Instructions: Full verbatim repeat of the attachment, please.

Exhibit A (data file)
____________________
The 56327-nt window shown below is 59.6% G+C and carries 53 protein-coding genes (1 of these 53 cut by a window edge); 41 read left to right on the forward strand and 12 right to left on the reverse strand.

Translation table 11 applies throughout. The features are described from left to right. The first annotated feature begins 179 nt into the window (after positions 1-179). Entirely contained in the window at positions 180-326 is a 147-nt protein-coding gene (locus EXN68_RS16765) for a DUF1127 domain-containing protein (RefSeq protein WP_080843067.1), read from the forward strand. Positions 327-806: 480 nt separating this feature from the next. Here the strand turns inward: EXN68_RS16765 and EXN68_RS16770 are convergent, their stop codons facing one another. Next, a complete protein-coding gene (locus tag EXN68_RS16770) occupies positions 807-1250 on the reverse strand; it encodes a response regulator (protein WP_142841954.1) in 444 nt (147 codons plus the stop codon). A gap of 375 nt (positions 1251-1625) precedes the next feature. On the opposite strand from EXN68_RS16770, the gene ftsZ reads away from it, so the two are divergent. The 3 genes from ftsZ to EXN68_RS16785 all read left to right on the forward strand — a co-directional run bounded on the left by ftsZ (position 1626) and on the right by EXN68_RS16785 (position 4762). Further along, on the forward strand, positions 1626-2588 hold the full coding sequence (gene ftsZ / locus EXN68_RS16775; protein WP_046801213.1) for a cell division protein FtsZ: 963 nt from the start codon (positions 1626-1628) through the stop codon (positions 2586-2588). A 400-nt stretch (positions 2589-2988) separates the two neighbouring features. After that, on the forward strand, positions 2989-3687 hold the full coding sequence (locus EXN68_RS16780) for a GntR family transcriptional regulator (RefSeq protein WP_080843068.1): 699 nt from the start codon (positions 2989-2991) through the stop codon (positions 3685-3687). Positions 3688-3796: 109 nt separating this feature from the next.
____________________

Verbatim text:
The 56327-nt window shown below is 59.6% G+C and carries 53 protein-coding genes (1 of these 53 cut by a window edge); 41 read left to right on the forward strand and 12 right to left on the reverse strand.

Translation table 11 applies throughout. The features are described from left to right. The first annotated feature begins 179 nt into the window (after positions 1-179). Entirely contained in the window at positions 180-326 is a 147-nt protein-coding gene (locus EXN68_RS16765) for a DUF1127 domain-containing protein (RefSeq protein WP_080843067.1), read from the forward strand. Positions 327-806: 480 nt separating this feature from the next. Here the strand turns inward: EXN68_RS16765 and EXN68_RS16770 are convergent, their stop codons facing one another. Next, a complete protein-coding gene (locus tag EXN68_RS16770) occupies positions 807-1250 on the reverse strand; it encodes a response regulator (protein WP_142841954.1) in 444 nt (147 codons plus the stop codon). A gap of 375 nt (positions 1251-1625) precedes the next feature. On the opposite strand from EXN68_RS16770, the gene ftsZ reads away from it, so the two are divergent. The 3 genes from ftsZ to EXN68_RS16785 all read left to right on the forward strand — a co-directional run bounded on the left by ftsZ (position 1626) and on the right by EXN68_RS16785 (position 4762). Further along, on the forward strand, positions 1626-2588 hold the full coding sequence (gene ftsZ / locus EXN68_RS16775; protein WP_046801213.1) for a cell division protein FtsZ: 963 nt from the start codon (positions 1626-1628) through the stop codon (positions 2586-2588). A 400-nt stretch (positions 2589-2988) separates the two neighbouring features. After that, on the forward strand, positions 2989-3687 hold the full coding sequence (locus EXN68_RS16780) for a GntR family transcriptional regulator (RefSeq protein WP_080843068.1): 699 nt from the start codon (positions 2989-2991) through the stop codon (positions 3685-3687). Positions 3688-3796: 109 nt separating this feature from the next.